Teva Mountain Games organizers and Vail residents alike are now concerned that Mr. Gracie will wreak havok on Vail’s reputation, a town which is known for its down-home atmosphere and impeccable class. A meeting has been scheduled immediately prior to the festivities, at which time all constituents will have a chance to speak out regarding the impending menace. Proposals for keeping Michael away already include temporarily blockading I-70 at Vail Pass and/or moving the Costa 2-Fly Extreme portion of the Games to Aspen.

About the Teva Mountain Games

The Teva Mountain Games is an annual event pitting competitors against each other in eight sports and 23 disciplines including: x-country, freeride, slopestyle and road cycling, freestyle, 8-Ball, sprint and extreme kayaking, raft paddlecross, World Cup bouldering, Stand Up Paddle boarding, as well as trail and road running, and the GNC Ultimate Mountain Challenge. Also included in the Games lineup is the Costa 2-Fly Extreme fly fishing competition, where entrants are challenged with multiple casting qualification rounds leading up to a day of catch and release trout fishing. The Teva Mountain Games are a project of the Vail Valley Foundation, which exists to to provide leadership in athletic, cultural, educational and community-based endeavors to enhance and sustain the quality of life in the Vail Valley for its residents and guests.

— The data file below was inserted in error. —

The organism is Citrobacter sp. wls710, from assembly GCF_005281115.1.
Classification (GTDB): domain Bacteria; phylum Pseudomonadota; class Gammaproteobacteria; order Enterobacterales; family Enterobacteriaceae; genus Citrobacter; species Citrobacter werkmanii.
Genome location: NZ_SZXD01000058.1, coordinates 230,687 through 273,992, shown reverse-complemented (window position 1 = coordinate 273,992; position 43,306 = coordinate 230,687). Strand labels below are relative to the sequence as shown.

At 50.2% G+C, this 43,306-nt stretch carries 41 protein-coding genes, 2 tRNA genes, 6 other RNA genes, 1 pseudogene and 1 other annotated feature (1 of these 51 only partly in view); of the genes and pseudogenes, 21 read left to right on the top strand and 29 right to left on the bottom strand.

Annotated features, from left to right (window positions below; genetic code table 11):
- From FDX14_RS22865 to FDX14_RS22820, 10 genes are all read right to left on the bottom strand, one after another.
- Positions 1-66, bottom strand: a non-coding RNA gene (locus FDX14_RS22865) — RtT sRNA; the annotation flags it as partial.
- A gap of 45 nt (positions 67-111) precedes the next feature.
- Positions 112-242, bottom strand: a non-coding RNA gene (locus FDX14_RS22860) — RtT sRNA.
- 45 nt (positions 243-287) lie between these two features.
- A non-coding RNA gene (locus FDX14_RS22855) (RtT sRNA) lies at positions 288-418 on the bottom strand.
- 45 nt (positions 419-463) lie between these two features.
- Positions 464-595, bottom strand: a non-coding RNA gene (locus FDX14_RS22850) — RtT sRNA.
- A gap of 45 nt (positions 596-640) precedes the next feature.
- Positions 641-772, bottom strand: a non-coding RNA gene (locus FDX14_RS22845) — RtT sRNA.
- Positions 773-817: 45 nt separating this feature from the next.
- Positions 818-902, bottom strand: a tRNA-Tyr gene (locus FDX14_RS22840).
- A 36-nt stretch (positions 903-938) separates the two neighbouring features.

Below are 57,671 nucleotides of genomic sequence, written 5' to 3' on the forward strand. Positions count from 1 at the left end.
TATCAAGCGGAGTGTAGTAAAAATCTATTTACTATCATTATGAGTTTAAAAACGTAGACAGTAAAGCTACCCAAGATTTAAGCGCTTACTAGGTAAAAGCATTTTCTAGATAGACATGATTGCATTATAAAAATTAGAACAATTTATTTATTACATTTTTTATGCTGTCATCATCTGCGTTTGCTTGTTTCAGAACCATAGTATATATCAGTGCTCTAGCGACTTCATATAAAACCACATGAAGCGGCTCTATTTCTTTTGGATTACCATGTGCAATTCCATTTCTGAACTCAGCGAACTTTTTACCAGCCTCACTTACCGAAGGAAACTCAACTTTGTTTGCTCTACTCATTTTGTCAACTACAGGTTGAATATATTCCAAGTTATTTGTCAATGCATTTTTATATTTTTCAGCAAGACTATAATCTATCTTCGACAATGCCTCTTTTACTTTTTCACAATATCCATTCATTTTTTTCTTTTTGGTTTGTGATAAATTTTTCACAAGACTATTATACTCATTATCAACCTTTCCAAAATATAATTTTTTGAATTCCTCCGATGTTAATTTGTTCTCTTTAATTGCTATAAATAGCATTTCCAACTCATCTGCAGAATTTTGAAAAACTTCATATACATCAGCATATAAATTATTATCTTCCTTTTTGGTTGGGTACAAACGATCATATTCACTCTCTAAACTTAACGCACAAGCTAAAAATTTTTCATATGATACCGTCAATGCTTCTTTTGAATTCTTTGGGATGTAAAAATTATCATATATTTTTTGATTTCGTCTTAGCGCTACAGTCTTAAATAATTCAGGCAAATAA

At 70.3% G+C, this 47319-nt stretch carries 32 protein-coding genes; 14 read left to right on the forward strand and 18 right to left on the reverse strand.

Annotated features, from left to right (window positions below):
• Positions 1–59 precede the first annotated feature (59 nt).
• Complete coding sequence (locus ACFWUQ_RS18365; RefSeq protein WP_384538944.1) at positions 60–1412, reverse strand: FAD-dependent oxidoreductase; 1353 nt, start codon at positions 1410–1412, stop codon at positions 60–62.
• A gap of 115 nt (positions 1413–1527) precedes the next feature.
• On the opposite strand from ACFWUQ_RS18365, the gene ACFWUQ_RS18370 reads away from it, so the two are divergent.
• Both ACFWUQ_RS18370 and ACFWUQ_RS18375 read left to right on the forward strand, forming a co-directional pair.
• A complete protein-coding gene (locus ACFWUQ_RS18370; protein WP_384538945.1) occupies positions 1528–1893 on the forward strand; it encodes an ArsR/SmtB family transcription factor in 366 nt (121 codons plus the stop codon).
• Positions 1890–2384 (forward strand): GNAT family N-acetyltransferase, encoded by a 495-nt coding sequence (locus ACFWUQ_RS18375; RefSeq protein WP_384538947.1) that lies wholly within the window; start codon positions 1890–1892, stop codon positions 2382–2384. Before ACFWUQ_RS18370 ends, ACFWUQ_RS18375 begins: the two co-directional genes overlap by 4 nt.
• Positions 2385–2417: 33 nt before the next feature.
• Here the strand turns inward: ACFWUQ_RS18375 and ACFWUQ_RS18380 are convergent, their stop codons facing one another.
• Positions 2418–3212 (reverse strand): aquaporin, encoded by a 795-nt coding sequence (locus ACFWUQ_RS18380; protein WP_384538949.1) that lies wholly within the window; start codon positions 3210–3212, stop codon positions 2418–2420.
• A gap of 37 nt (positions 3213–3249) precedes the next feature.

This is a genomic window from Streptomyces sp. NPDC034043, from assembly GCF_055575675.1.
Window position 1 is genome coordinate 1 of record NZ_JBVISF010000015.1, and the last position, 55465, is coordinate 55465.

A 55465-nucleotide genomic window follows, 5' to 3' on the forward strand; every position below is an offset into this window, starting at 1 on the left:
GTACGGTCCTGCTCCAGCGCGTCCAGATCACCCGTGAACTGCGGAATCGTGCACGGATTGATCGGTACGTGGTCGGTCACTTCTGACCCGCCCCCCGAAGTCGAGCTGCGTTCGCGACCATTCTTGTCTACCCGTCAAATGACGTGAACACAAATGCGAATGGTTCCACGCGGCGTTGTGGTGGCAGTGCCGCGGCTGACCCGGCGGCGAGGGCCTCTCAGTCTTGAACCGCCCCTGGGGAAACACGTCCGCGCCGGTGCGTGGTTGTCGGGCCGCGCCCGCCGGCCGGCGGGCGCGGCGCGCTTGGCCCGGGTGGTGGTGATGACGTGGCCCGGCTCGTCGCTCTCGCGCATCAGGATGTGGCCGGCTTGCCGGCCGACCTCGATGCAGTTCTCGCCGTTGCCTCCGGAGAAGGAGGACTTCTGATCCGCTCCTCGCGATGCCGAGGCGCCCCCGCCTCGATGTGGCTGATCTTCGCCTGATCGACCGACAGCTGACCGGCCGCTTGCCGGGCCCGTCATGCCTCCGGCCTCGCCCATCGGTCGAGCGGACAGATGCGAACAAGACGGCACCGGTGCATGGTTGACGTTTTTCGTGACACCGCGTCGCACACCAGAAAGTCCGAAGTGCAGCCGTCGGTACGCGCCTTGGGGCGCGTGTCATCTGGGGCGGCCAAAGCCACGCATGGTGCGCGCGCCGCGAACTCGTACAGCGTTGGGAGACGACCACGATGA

About the “Jackass”

Michael Gracie began his fishing career in the waters of South Florida, catching fat largemouths on Blue Grape Tournament Worms, Johnson Spoons with white pork rind, and Hula Poppers. He moved into fly fishing soon thereafter, but did not catch his first brown trout until the mid-twenties. Mr. Gracie maintains detailed knowledge of the waters directly underneath the Florida Keys’ Seven Mile Bridge, that flowing through a small bend on Maryland’s Gunpowder River, some which accumulated into a carp pond in Westminster, Colorado, as well some spinning around in toilet bowls he’s been found clasped to after over-exuberant nights on the town. Mr. Gracie resides in the good ol’ US of A, although various officials of the Department of the Interior probably wish that wasn’t the case.

So there you have it folks. Everyone is against me! But for the first time in my life I have to agree they are justified in their contempt, and I’m not going to move against the grain. No…instead I’m going with it, and hoping to drag everyone else along.

With that in mind, I’m offering a wager you just can’t refuse. I’m betting I’ll suck just like last year, maybe even worse. And you are going to side with me. This means money.